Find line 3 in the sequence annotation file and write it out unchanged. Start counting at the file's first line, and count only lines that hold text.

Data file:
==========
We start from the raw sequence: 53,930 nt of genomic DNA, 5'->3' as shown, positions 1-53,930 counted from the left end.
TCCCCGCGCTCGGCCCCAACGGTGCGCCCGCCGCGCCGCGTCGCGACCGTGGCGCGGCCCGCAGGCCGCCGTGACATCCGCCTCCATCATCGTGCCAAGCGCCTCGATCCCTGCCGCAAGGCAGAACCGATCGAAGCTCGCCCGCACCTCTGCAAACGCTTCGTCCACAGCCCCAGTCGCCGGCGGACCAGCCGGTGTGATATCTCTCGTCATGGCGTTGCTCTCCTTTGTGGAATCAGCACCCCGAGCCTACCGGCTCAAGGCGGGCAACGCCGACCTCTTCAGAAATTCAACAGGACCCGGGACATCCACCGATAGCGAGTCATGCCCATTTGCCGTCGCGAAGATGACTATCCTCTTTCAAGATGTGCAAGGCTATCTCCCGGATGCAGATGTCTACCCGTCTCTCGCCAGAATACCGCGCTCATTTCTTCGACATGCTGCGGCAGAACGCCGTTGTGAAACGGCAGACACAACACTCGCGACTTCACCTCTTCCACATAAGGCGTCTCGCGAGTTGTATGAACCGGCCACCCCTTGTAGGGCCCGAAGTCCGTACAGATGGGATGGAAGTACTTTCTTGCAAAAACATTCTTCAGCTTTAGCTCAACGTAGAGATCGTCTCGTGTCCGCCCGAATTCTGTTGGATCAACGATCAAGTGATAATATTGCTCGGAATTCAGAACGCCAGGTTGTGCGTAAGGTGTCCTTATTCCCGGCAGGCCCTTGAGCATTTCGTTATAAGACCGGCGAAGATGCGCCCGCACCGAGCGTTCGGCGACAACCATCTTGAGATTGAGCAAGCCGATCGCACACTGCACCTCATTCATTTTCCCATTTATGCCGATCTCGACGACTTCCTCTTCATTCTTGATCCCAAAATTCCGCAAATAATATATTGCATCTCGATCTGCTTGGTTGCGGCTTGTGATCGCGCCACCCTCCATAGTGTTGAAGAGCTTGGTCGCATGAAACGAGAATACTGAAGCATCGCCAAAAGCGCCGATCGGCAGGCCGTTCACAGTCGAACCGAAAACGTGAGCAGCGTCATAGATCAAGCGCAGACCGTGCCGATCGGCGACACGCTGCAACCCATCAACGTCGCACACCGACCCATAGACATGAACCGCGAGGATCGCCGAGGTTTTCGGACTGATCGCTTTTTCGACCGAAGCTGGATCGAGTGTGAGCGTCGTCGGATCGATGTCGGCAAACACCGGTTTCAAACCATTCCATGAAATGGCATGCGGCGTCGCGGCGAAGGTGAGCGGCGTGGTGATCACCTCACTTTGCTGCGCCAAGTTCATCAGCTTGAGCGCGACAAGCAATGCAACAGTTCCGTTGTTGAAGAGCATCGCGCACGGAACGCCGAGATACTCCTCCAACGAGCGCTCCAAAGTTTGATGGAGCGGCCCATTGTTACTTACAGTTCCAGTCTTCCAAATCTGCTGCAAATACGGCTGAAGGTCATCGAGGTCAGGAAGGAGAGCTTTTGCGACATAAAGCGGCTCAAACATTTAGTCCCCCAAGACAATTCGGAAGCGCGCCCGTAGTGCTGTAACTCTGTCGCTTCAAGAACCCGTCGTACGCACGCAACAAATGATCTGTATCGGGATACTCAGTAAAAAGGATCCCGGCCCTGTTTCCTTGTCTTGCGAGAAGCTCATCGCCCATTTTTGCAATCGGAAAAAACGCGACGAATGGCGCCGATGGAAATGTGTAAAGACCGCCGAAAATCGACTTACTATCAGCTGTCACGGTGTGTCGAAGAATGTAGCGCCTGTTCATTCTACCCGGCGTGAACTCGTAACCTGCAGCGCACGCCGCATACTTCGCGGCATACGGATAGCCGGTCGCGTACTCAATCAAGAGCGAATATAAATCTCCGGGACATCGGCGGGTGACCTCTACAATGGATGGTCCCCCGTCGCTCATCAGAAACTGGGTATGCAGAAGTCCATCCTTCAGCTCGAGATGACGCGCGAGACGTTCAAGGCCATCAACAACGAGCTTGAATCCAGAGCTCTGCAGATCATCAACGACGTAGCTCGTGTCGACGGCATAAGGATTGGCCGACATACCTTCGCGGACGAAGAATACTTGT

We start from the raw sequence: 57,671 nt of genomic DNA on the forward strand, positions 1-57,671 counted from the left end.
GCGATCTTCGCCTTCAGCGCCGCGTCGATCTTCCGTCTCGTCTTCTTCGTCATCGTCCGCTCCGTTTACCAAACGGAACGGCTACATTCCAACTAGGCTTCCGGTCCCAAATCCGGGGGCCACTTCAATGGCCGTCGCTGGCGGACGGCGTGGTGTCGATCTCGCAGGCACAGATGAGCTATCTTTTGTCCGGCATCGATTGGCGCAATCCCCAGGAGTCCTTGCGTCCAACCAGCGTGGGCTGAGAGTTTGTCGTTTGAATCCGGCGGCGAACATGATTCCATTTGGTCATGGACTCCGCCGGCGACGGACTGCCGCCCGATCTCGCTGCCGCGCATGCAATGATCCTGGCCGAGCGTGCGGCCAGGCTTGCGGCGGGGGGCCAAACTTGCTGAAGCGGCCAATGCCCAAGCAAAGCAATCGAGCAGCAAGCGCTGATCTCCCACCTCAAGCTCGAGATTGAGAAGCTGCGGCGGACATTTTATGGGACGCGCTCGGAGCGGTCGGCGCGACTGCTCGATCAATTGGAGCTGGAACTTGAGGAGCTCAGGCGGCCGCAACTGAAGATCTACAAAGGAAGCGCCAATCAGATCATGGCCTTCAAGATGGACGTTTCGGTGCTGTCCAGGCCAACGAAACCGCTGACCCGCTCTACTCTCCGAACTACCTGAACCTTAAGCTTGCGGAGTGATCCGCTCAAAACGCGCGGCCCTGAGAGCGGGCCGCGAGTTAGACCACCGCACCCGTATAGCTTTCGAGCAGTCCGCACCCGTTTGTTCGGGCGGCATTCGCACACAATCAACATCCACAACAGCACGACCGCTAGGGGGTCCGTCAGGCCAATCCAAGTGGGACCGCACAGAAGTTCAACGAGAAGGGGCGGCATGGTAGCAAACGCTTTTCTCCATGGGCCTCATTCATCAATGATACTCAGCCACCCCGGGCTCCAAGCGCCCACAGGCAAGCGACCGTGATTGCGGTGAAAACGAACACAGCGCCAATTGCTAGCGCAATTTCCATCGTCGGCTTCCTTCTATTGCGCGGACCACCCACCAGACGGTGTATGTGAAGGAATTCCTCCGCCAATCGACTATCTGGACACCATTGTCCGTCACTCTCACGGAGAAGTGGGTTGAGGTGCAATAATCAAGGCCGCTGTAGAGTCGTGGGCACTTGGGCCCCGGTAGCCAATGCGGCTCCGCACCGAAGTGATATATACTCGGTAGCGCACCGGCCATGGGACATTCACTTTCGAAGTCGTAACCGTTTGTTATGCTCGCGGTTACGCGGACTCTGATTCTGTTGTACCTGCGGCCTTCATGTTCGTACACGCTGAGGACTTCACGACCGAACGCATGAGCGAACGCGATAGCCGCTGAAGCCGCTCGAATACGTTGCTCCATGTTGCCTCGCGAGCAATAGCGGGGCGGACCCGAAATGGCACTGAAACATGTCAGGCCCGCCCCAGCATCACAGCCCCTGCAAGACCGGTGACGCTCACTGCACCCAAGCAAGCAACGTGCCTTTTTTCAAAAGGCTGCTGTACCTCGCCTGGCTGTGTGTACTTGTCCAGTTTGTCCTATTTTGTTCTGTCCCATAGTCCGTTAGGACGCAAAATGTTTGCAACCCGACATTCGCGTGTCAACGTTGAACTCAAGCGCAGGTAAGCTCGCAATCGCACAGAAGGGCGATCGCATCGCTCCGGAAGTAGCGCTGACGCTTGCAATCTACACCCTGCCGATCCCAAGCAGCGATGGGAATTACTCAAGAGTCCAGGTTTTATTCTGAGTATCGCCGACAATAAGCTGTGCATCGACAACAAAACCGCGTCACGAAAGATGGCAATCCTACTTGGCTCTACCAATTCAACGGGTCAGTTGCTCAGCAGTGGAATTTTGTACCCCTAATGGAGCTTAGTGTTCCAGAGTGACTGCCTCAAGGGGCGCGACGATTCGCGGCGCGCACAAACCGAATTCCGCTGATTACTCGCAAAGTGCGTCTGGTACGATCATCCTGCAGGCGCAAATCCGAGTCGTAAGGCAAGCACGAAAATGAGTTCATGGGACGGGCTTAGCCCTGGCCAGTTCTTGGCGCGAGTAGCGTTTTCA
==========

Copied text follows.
We start from the raw sequence: 57,671 nt of genomic DNA on the forward strand, positions 1-57,671 counted from the left end.